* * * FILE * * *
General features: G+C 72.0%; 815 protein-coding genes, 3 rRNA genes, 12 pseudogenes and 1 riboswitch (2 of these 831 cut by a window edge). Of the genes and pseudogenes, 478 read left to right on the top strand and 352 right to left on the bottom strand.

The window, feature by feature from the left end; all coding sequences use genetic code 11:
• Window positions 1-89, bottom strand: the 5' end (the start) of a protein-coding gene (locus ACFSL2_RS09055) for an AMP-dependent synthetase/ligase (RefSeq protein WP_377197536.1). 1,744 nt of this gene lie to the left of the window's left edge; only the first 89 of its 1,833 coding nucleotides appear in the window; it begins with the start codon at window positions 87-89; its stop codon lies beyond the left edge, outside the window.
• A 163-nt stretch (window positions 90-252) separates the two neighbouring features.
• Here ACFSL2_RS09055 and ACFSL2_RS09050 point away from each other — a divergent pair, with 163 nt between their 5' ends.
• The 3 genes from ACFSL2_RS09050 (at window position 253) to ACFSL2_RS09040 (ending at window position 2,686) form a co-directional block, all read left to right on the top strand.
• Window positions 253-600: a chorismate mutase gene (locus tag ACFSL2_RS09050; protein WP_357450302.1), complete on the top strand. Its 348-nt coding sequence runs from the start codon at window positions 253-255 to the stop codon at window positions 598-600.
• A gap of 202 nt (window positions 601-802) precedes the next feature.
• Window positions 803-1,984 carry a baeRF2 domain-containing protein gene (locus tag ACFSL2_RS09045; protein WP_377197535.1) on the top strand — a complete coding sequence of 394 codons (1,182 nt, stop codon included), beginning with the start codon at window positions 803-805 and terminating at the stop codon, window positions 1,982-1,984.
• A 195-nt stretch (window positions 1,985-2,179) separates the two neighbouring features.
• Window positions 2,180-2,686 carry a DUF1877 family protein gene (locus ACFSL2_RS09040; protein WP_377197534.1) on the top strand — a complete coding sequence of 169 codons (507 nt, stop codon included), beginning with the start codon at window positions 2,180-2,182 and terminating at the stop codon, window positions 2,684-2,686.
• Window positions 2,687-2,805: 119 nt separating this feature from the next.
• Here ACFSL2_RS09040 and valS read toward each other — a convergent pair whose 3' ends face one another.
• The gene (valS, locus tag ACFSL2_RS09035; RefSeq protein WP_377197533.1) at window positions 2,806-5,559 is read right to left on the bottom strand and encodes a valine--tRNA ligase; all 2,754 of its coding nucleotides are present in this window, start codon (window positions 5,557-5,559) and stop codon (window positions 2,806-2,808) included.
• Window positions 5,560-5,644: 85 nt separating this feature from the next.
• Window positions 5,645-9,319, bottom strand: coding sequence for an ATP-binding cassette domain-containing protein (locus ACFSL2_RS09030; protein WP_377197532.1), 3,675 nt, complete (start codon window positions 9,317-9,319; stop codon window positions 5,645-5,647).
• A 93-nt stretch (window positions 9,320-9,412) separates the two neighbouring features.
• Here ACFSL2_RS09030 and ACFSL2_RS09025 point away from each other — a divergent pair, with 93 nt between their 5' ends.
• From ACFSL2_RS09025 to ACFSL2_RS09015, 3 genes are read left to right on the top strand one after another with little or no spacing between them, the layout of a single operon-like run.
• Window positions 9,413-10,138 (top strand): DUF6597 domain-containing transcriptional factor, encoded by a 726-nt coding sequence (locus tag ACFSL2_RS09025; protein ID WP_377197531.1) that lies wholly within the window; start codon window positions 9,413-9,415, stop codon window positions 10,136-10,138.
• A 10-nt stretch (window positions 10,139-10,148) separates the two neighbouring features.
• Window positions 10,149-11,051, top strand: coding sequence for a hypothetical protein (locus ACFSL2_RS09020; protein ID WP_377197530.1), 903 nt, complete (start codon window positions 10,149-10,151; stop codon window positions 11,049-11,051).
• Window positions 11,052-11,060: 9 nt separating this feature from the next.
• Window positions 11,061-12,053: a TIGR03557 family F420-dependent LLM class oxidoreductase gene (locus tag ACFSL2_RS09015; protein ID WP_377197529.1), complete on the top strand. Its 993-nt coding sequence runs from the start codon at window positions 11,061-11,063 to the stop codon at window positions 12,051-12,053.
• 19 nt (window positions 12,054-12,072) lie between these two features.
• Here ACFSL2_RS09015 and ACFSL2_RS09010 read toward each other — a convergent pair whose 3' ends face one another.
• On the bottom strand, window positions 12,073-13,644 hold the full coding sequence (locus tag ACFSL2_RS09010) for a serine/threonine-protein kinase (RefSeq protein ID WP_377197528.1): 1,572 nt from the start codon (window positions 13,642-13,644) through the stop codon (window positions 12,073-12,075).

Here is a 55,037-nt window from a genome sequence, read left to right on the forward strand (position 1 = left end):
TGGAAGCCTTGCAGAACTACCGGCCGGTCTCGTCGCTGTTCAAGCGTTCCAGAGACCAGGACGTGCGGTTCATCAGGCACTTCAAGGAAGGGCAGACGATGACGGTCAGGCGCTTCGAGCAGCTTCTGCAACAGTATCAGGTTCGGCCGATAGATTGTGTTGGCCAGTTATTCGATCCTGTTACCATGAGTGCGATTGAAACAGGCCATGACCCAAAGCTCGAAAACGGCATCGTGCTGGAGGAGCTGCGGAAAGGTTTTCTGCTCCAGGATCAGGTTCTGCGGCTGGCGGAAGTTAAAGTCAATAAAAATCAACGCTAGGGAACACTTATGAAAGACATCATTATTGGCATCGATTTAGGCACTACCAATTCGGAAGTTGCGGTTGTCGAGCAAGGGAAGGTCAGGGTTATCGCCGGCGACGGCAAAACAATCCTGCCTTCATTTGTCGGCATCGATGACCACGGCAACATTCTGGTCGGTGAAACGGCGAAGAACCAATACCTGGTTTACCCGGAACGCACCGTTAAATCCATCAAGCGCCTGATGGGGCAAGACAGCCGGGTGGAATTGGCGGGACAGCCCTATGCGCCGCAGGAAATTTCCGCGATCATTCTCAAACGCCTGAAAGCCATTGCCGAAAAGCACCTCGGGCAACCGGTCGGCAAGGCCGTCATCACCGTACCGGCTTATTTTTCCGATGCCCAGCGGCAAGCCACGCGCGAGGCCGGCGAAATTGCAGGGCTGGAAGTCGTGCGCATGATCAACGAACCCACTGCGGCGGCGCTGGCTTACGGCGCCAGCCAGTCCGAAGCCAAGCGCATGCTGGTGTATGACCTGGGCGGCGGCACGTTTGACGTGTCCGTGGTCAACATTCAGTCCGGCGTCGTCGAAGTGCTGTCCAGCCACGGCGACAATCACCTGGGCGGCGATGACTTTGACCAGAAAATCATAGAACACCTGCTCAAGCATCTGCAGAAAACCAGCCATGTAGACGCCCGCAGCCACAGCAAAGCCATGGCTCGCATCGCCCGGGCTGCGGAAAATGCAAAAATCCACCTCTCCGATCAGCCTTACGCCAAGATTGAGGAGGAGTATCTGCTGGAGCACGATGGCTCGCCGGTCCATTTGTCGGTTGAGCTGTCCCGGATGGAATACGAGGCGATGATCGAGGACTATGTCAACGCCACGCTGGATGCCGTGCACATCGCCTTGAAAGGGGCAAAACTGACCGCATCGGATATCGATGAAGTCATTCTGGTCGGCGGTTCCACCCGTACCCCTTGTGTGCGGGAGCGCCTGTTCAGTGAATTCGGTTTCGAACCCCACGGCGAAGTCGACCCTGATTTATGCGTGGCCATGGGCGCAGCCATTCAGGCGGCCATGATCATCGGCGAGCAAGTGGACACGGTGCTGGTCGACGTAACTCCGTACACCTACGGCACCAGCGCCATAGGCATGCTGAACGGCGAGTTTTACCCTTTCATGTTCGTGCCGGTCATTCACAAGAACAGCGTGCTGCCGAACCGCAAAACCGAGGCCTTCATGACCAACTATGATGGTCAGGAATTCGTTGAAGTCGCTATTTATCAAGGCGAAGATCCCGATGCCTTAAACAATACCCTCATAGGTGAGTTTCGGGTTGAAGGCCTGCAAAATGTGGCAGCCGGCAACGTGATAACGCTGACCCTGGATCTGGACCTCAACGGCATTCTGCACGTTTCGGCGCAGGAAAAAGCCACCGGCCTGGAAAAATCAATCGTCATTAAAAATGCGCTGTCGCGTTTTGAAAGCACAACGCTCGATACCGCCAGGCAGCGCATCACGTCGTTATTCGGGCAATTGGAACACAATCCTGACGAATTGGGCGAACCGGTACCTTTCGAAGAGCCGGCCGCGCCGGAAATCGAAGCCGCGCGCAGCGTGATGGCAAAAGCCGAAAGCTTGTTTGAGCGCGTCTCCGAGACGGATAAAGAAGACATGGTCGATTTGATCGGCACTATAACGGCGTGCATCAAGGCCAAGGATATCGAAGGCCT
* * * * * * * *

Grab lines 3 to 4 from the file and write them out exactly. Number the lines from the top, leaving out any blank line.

• Window positions 1-89, bottom strand: the 5' end (the start) of a protein-coding gene (locus ACFSL2_RS09055) for an AMP-dependent synthetase/ligase (RefSeq protein WP_377197536.1). 1,744 nt of this gene lie to the left of the window's left edge; only the first 89 of its 1,833 coding nucleotides appear in the window; it begins with the start codon at window positions 87-89; its stop codon lies beyond the left edge, outside the window.
• A 163-nt stretch (window positions 90-252) separates the two neighbouring features.